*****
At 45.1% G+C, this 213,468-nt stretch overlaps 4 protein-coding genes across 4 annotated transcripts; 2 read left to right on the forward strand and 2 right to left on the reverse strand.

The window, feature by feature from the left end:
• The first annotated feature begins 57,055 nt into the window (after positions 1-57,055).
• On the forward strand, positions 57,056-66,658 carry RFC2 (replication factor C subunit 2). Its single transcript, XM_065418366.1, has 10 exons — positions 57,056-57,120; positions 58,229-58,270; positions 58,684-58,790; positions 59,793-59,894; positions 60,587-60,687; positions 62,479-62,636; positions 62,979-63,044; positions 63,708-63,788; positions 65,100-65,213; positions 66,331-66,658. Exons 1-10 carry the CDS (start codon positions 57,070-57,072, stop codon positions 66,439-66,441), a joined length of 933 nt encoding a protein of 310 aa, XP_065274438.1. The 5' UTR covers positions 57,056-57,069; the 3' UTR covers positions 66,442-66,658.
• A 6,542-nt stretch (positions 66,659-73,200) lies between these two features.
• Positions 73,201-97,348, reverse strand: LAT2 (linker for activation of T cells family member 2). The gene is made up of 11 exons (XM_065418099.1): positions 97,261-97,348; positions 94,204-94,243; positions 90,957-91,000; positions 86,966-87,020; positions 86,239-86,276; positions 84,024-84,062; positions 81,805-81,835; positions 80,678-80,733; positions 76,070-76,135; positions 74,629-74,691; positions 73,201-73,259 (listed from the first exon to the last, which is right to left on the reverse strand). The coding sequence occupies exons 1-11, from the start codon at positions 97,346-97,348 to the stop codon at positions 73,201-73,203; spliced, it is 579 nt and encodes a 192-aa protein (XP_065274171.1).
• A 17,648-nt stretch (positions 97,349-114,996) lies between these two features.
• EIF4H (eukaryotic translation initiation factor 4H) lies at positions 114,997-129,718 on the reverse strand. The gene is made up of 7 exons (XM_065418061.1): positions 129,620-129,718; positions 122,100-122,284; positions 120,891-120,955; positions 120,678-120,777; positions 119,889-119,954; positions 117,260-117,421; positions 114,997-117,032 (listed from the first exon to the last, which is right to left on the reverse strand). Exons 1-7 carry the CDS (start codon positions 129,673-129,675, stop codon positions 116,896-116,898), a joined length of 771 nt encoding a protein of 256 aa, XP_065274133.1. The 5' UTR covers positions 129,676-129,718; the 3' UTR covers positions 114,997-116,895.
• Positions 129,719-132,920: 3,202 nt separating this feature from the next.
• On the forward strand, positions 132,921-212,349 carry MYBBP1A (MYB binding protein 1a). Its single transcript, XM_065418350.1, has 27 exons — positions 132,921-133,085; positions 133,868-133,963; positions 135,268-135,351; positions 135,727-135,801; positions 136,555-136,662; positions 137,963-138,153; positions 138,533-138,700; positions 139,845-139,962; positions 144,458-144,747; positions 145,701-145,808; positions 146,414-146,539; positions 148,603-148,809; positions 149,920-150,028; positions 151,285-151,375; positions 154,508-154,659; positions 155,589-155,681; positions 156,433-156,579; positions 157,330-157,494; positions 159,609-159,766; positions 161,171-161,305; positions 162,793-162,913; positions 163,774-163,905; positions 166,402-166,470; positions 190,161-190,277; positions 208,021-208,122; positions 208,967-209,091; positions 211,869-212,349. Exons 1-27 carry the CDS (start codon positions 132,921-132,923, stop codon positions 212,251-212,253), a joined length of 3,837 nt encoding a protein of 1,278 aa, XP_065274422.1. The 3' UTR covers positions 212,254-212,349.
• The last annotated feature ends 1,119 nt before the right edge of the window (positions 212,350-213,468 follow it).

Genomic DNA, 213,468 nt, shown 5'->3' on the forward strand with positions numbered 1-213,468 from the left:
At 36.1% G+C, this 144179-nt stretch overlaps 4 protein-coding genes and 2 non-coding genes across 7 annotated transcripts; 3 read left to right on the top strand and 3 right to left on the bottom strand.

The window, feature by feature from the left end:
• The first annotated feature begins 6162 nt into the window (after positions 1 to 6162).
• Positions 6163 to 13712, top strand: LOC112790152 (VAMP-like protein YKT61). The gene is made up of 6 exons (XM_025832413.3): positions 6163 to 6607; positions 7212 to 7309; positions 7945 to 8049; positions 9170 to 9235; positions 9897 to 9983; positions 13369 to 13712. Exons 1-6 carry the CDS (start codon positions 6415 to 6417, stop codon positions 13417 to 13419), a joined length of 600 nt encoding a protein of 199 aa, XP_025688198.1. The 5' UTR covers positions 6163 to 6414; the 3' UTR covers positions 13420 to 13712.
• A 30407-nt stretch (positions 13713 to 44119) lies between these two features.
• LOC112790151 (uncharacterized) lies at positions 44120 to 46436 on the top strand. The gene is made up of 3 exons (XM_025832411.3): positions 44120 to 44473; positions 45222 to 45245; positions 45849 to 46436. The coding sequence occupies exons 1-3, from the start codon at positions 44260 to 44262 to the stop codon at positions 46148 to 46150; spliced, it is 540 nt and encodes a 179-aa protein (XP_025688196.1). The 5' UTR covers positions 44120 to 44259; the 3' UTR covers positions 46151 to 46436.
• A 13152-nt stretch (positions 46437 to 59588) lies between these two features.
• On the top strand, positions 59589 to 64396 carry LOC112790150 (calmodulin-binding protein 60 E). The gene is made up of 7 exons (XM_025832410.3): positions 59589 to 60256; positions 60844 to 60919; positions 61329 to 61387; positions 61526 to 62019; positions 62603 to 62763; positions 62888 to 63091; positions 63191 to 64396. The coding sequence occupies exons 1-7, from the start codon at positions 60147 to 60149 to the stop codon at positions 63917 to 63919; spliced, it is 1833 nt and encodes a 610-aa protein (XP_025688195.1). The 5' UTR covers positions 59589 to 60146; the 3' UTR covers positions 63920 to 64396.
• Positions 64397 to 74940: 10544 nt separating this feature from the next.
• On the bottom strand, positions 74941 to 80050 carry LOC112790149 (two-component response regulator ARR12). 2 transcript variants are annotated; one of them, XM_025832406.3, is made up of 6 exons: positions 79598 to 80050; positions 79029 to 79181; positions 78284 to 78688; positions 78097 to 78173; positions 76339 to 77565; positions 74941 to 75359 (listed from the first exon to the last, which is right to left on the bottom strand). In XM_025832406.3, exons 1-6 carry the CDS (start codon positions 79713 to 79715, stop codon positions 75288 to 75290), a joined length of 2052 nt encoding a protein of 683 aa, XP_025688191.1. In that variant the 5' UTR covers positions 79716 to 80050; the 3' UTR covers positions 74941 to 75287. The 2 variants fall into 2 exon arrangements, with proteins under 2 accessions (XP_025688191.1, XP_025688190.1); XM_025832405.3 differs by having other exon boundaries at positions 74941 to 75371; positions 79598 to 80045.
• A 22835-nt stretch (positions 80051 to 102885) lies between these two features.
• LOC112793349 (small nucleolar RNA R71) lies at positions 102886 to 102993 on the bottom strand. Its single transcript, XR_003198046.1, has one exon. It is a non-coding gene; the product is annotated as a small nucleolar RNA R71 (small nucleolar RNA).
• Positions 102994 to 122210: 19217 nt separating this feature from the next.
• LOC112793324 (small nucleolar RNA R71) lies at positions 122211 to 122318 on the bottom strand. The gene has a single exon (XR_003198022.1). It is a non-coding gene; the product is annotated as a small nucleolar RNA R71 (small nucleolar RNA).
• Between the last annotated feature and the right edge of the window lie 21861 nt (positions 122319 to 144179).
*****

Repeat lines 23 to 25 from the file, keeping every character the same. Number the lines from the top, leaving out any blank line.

• A 22835-nt stretch (positions 80051 to 102885) lies between these two features.
• LOC112793349 (small nucleolar RNA R71) lies at positions 102886 to 102993 on the bottom strand. Its single transcript, XR_003198046.1, has one exon. It is a non-coding gene; the product is annotated as a small nucleolar RNA R71 (small nucleolar RNA).
• Positions 102994 to 122210: 19217 nt separating this feature from the next.